5 fatalities in ‘06 fire avoidable, report says

Times Staff Writers

Deadly miscalculations, unpredictable fire behavior and a misguided decision to save homes in the path of a fast-moving wildfire led to the deaths of a U.S. Forest Service crew overrun by the Riverside County fire in October, according to a report by state and federal fire officials released Tuesday.

The central causes of their deaths, the report said, were decisions by command officers and engine supervisors to protect homes at the head of the fire -- underestimating the risks to firefighter safety -- and firefighters not being fully aware of the complex and rapidly changing fire conditions around them.

The vacation home the Forest Service firefighters were trying to save, on an isolated knoll in the San Jacinto Mountains, had been classified as “non-defensible” by state fire officials in a 2002 report. That information was not communicated to the firefighters when they were sent to the remote Twin Pines community, the report found.

“A risky decision or a series of risky decisions appear to have contributed to this dangerous situation from which there was no room for error,” the report states.

At a news conference in Yucaipa, top state and federal officials refused to elaborate on the report’s findings. They said that doing so might prejudice the prosecution of the Beaumont auto mechanic charged with starting the fire and killing the five firefighters.


Raymond Lee Oyler, 36, is accused of lighting 21 additional fires in the San Gorgonio Pass area last year. Riverside County Dist. Atty. Rod Pacheco has said he will seek the death penalty when the trial begins, probably next year.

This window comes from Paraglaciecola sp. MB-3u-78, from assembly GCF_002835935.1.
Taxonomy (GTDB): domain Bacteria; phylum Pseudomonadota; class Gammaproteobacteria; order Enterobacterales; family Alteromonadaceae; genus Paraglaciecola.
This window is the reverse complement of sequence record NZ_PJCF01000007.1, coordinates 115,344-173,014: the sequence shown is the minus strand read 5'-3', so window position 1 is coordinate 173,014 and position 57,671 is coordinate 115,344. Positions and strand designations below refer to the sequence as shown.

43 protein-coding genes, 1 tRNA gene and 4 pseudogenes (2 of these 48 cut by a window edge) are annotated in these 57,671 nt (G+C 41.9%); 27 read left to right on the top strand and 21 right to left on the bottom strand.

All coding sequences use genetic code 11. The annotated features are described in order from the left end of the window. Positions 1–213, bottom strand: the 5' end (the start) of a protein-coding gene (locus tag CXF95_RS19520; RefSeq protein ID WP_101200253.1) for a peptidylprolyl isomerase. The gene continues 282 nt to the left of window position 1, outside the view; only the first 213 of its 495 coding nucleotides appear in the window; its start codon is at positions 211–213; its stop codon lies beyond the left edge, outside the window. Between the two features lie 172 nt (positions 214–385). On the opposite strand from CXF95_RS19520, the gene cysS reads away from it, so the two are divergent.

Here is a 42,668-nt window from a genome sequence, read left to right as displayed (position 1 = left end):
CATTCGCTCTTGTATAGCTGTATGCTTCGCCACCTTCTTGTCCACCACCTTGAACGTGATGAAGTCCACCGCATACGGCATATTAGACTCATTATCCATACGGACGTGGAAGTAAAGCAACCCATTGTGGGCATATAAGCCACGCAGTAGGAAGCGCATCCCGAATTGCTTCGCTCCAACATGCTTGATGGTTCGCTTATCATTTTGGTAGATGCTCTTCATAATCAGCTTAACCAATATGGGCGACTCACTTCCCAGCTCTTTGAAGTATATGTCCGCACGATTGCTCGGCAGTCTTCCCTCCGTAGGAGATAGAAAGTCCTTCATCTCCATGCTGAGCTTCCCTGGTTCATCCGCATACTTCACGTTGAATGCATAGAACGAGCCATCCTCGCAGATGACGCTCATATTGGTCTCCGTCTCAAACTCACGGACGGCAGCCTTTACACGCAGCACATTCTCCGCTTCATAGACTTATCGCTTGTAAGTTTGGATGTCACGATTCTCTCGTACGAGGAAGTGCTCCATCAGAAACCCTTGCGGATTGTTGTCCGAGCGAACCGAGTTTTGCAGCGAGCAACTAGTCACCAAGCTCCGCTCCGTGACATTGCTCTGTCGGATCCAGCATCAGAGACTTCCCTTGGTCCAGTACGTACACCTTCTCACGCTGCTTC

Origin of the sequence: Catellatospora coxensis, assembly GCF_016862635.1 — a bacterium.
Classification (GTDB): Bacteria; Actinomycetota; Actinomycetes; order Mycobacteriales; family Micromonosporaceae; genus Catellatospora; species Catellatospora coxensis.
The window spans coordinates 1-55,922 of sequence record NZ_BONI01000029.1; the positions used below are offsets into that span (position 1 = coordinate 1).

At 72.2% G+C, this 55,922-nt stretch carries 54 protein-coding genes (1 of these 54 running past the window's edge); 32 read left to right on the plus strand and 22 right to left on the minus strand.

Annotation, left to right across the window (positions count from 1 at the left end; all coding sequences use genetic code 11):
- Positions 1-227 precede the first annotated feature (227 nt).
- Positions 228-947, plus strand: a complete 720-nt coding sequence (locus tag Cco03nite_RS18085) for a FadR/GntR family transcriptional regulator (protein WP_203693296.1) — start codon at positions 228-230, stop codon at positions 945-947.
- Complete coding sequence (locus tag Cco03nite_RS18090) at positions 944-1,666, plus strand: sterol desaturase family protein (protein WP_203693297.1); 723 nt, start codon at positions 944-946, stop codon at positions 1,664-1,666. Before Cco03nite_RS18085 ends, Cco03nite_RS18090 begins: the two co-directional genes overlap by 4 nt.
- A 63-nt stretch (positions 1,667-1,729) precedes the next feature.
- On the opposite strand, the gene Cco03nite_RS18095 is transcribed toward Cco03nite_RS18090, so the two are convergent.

Chief Ruben Grijalva of the California Department of Forestry and Fire Protection said the investigation task force chose not to mention the names of any of the fire personnel whose actions were reviewed in the report.

“The purpose of this document is not to assess blame,” Grijalva said. “The purpose and focus of our investigation and report is exclusively the future safety of firefighters.”

Forest Service officials did not say whether the results of the investigation may lead to changes in how wildfires are fought, especially when it comes to saving homes in mountain or forest areas.

“Every situation is different,” said Gary Helmer, safety and occupation manager for the Forest Service. “We’re not going to carte blanche say we’re not going to do structure protection.”

Gail Kimbell, the Forest Service chief, is in the midst of a review of the agency’s tactics.

“The Forest Service is in the midst of a nationwide, independent evaluation of all aspects of our safety culture,” Kimbell said. “This is a very important thing to me from both a personal and professional standpoint. I hope I never have to meet with family members under these circumstances again.”

The release of the U.S. Forest Service and the California Department of Forestry and Fire Protection report was the culmination of a seven-month joint investigation that began the day after the Esperanza fire began.

The investigating committee found that a number of factors helped set the stage for the crew of Engine Co. 57 to become trapped, or to increase the severity of the injuries.